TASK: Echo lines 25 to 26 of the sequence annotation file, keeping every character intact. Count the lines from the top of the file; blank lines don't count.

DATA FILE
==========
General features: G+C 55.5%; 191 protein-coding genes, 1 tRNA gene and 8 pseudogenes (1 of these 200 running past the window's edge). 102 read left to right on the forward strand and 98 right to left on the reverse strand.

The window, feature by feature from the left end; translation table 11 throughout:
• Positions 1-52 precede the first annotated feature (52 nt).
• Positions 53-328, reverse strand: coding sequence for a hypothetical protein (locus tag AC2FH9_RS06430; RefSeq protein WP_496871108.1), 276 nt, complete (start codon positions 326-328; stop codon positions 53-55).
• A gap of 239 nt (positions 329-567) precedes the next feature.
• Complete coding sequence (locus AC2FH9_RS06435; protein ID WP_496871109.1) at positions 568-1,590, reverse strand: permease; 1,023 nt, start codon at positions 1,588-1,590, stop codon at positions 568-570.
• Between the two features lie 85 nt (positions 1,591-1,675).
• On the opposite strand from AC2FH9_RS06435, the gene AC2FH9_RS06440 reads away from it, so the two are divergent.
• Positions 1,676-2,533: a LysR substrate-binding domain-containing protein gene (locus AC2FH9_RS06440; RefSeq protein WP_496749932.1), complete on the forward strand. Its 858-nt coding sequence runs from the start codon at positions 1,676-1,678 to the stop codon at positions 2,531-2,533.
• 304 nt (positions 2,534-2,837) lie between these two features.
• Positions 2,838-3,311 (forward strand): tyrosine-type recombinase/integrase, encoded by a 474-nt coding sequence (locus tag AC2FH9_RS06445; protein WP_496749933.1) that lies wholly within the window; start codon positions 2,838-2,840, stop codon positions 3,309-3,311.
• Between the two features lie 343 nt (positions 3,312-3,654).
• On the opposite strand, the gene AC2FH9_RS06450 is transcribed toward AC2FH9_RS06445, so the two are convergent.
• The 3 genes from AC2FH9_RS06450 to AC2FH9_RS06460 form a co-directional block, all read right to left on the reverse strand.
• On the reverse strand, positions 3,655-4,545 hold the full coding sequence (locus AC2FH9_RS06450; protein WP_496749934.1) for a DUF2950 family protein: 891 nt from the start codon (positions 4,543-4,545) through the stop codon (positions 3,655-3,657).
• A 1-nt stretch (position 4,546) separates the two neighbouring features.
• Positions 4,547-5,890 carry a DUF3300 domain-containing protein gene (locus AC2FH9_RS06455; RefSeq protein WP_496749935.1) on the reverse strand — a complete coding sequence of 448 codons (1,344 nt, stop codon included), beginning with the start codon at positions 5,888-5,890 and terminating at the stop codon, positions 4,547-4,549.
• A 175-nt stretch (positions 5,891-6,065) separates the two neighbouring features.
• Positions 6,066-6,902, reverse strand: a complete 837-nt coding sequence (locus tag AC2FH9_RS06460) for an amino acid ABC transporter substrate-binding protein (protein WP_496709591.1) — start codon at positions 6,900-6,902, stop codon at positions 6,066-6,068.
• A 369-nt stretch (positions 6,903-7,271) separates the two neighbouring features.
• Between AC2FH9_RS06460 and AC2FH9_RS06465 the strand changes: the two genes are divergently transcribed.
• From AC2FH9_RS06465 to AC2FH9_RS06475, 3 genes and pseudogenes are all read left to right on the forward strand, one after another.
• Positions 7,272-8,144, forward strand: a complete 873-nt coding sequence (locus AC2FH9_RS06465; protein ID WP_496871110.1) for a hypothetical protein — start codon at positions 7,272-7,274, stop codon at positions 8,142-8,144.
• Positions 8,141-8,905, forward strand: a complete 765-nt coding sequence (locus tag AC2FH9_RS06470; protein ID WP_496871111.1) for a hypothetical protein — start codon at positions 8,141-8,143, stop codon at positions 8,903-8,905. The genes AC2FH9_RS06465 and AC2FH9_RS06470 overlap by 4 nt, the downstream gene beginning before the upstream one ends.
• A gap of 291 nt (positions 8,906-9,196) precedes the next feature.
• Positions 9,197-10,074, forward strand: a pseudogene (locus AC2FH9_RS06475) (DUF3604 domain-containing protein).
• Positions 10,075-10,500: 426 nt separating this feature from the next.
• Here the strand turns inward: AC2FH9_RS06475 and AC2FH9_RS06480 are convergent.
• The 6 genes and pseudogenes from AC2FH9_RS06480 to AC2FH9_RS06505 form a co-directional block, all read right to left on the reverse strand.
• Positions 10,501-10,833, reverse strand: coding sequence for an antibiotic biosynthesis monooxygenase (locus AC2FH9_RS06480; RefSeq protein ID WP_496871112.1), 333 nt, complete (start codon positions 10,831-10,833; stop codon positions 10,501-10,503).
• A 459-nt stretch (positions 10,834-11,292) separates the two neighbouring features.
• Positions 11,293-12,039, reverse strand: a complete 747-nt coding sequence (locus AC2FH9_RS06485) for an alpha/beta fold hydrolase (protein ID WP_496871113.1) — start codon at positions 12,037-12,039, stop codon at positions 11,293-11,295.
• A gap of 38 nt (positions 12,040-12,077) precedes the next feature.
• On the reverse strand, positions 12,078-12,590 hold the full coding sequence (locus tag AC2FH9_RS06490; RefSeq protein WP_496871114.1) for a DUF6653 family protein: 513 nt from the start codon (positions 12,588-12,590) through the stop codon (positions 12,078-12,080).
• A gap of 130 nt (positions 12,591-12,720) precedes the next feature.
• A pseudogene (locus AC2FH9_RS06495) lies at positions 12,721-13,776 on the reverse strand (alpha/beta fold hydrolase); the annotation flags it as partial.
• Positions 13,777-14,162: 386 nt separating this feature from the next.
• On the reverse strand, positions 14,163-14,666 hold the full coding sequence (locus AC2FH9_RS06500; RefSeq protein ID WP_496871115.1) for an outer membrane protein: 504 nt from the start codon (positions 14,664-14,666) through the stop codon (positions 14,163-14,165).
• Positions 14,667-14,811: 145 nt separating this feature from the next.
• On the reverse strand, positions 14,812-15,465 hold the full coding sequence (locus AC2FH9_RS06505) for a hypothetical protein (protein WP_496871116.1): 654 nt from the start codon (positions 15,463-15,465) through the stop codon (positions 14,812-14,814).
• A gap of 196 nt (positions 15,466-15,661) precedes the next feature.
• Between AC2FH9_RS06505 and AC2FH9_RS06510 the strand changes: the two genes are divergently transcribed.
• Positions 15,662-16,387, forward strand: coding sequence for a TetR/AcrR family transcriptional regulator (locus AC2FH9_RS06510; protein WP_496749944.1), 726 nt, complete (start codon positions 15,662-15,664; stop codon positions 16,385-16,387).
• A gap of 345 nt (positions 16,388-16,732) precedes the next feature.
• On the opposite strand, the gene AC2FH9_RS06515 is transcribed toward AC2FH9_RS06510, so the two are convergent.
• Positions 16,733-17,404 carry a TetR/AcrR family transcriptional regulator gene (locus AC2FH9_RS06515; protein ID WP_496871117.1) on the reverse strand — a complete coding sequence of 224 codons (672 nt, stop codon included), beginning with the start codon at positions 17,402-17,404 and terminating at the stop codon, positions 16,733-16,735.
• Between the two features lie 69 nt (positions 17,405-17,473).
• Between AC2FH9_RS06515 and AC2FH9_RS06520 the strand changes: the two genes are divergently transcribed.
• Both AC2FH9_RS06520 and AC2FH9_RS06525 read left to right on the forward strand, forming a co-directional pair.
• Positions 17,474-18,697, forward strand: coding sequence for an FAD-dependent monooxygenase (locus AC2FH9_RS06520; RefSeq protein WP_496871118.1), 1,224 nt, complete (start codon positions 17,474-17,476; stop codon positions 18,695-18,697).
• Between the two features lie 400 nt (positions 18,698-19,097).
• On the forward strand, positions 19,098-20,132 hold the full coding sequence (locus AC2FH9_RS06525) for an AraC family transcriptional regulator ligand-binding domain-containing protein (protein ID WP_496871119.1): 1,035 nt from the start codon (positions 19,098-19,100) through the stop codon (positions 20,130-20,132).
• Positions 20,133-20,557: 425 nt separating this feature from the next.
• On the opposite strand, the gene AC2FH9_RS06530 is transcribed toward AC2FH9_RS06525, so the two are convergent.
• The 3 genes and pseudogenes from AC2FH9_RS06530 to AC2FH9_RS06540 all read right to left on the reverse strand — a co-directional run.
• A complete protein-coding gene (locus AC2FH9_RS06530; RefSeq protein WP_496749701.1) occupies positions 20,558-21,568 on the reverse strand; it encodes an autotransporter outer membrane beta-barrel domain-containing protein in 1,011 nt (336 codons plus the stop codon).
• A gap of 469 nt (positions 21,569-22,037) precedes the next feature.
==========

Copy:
• A gap of 291 nt (positions 8,906-9,196) precedes the next feature.
• Positions 9,197-10,074, forward strand: a pseudogene (locus AC2FH9_RS06475) (DUF3604 domain-containing protein).